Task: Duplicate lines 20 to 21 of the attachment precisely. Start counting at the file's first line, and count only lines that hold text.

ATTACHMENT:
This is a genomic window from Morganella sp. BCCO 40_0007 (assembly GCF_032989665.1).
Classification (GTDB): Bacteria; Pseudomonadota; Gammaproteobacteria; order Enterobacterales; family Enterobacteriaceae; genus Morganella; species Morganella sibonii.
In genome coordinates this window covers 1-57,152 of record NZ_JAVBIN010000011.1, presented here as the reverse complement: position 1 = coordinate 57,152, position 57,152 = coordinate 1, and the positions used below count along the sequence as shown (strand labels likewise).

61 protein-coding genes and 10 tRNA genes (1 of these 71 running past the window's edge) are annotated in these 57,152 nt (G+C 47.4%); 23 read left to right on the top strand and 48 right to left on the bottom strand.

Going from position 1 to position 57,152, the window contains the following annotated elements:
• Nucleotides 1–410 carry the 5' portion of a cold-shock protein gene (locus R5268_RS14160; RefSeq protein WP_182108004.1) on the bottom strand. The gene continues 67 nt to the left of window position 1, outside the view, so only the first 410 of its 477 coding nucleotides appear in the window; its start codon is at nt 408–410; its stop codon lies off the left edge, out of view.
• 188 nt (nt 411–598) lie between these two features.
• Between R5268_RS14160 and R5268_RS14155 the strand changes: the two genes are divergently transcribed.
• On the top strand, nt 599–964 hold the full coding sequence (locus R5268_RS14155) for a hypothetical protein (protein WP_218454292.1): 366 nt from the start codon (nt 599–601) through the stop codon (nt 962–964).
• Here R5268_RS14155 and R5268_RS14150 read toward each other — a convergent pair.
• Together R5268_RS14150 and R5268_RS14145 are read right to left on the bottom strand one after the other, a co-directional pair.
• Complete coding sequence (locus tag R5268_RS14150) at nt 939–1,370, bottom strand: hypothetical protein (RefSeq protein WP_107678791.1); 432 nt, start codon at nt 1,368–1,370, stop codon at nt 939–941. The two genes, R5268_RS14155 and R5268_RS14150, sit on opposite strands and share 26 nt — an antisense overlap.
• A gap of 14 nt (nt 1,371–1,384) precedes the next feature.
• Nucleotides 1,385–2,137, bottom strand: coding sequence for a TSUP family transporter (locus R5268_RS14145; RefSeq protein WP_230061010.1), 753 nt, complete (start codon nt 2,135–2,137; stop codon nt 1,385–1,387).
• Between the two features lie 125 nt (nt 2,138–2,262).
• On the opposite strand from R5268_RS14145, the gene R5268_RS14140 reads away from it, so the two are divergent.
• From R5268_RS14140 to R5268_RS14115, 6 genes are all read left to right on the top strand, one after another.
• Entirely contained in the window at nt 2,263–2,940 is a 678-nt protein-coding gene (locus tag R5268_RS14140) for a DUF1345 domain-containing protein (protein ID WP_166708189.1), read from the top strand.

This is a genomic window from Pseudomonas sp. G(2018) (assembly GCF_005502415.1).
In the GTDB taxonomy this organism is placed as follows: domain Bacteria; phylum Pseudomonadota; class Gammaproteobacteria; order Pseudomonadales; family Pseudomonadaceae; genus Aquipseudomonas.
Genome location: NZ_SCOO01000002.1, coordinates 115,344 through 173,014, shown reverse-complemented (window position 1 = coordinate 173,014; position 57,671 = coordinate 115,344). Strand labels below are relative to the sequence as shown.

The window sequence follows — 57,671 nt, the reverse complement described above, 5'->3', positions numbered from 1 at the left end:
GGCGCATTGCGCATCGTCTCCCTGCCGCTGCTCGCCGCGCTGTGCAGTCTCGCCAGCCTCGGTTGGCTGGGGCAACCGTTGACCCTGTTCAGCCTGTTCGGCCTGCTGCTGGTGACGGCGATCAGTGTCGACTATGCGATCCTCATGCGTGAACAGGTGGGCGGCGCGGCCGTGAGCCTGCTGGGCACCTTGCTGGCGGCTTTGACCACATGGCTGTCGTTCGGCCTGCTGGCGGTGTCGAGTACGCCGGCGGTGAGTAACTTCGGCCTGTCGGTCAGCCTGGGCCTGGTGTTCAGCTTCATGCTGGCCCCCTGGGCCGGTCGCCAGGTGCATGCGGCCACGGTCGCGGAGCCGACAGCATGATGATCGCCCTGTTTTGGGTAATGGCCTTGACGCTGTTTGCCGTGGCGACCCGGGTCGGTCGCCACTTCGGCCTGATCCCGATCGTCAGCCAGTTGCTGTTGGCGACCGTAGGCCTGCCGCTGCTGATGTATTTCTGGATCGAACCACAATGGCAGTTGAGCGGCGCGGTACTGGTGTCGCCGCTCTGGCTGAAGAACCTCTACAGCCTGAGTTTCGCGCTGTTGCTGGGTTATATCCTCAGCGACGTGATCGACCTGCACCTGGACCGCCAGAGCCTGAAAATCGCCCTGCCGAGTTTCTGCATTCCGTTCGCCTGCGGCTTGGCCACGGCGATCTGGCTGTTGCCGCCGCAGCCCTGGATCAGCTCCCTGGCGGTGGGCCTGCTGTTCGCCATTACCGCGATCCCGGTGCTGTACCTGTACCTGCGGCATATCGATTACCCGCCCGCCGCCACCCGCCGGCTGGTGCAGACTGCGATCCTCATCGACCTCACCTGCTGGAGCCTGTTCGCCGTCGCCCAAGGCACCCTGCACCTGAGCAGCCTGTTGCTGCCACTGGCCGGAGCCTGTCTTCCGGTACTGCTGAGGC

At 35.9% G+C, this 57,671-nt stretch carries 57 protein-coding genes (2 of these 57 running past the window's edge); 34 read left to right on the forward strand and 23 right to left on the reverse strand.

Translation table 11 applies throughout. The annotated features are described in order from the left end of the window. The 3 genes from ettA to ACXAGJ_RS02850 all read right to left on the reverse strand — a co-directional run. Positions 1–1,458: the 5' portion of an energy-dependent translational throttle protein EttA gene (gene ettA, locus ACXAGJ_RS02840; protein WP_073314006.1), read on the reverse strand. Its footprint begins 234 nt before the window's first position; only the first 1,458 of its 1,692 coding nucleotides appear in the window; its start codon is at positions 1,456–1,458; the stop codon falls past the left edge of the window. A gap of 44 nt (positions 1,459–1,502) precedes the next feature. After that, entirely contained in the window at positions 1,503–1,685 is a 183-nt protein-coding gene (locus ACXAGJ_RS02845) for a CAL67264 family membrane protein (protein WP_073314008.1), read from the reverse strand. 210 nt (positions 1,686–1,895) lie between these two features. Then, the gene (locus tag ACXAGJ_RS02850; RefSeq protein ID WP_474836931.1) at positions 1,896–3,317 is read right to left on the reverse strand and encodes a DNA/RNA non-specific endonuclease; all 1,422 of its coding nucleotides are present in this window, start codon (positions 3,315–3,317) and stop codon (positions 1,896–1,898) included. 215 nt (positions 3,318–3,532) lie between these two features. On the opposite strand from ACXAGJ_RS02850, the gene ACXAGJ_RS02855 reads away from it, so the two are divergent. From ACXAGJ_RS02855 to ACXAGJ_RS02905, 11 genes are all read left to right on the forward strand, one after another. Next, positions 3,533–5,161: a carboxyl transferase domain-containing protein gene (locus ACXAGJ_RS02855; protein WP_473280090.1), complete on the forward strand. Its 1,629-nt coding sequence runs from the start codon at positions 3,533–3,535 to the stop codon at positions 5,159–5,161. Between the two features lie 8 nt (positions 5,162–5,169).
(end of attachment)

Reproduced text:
In the GTDB taxonomy this organism is placed as follows: domain Bacteria; phylum Pseudomonadota; class Gammaproteobacteria; order Pseudomonadales; family Pseudomonadaceae; genus Aquipseudomonas.
Genome location: NZ_SCOO01000002.1, coordinates 115,344 through 173,014, shown reverse-complemented (window position 1 = coordinate 173,014; position 57,671 = coordinate 115,344). Strand labels below are relative to the sequence as shown.